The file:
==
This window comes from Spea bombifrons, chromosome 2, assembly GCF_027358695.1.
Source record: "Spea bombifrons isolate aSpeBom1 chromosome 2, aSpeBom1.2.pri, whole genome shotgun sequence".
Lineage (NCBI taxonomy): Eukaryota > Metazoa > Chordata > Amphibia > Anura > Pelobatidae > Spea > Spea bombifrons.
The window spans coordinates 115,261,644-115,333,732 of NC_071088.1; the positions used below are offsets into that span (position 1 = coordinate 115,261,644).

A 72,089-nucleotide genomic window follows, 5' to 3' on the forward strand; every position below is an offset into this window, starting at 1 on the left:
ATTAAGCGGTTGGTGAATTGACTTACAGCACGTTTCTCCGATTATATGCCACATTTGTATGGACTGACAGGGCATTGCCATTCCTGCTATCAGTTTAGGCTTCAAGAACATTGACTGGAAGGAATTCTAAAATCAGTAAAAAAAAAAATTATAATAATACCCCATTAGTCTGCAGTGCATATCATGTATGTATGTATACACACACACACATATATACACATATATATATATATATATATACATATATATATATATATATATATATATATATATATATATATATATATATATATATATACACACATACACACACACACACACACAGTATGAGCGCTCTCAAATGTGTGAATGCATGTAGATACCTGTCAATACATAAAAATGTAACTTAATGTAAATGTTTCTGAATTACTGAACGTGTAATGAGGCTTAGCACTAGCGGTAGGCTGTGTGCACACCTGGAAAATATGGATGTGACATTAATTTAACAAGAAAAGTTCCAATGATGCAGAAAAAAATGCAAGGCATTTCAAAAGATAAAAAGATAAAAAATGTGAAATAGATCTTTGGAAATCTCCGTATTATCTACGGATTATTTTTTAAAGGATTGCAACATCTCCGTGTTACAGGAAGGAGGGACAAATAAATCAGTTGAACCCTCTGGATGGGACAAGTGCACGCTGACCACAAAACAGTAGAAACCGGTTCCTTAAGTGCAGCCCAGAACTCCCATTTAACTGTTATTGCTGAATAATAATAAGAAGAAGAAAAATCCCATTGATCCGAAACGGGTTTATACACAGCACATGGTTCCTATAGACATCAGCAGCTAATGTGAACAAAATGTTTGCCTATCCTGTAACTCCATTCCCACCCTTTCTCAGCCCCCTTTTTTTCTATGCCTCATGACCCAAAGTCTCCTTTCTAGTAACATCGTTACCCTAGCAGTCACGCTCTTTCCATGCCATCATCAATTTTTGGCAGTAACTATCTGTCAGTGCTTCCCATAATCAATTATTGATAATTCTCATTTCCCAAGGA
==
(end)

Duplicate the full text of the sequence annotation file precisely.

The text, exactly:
This window comes from Spea bombifrons, chromosome 2, assembly GCF_027358695.1.
Source record: "Spea bombifrons isolate aSpeBom1 chromosome 2, aSpeBom1.2.pri, whole genome shotgun sequence".
Lineage (NCBI taxonomy): Eukaryota > Metazoa > Chordata > Amphibia > Anura > Pelobatidae > Spea > Spea bombifrons.
The window spans coordinates 115,261,644-115,333,732 of NC_071088.1; the positions used below are offsets into that span (position 1 = coordinate 115,261,644).

A 72,089-nucleotide genomic window follows, 5' to 3' on the forward strand; every position below is an offset into this window, starting at 1 on the left:
ATTAAGCGGTTGGTGAATTGACTTACAGCACGTTTCTCCGATTATATGCCACATTTGTATGGACTGACAGGGCATTGCCATTCCTGCTATCAGTTTAGGCTTCAAGAACATTGACTGGAAGGAATTCTAAAATCAGTAAAAAAAAAAATTATAATAATACCCCATTAGTCTGCAGTGCATATCATGTATGTATGTATACACACACACACATATATACACATATATATATATATATATATACATATATATATATATATATATATATATATATATATATATATATATATATATATATATACACACATACACACACACACACACACAGTATGAGCGCTCTCAAATGTGTGAATGCATGTAGATACCTGTCAATACATAAAAATGTAACTTAATGTAAATGTTTCTGAATTACTGAACGTGTAATGAGGCTTAGCACTAGCGGTAGGCTGTGTGCACACCTGGAAAATATGGATGTGACATTAATTTAACAAGAAAAGTTCCAATGATGCAGAAAAAAATGCAAGGCATTTCAAAAGATAAAAAGATAAAAAATGTGAAATAGATCTTTGGAAATCTCCGTATTATCTACGGATTATTTTTTAAAGGATTGCAACATCTCCGTGTTACAGGAAGGAGGGACAAATAAATCAGTTGAACCCTCTGGATGGGACAAGTGCACGCTGACCACAAAACAGTAGAAACCGGTTCCTTAAGTGCAGCCCAGAACTCCCATTTAACTGTTATTGCTGAATAATAATAAGAAGAAGAAAAATCCCATTGATCCGAAACGGGTTTATACACAGCACATGGTTCCTATAGACATCAGCAGCTAATGTGAACAAAATGTTTGCCTATCCTGTAACTCCATTCCCACCCTTTCTCAGCCCCCTTTTTTTCTATGCCTCATGACCCAAAGTCTCCTTTCTAGTAACATCGTTACCCTAGCAGTCACGCTCTTTCCATGCCATCATCAATTTTTGGCAGTAACTATCTGTCAGTGCTTCCCATAATCAATTATTGATAATTCTCATTTCCCAAGGA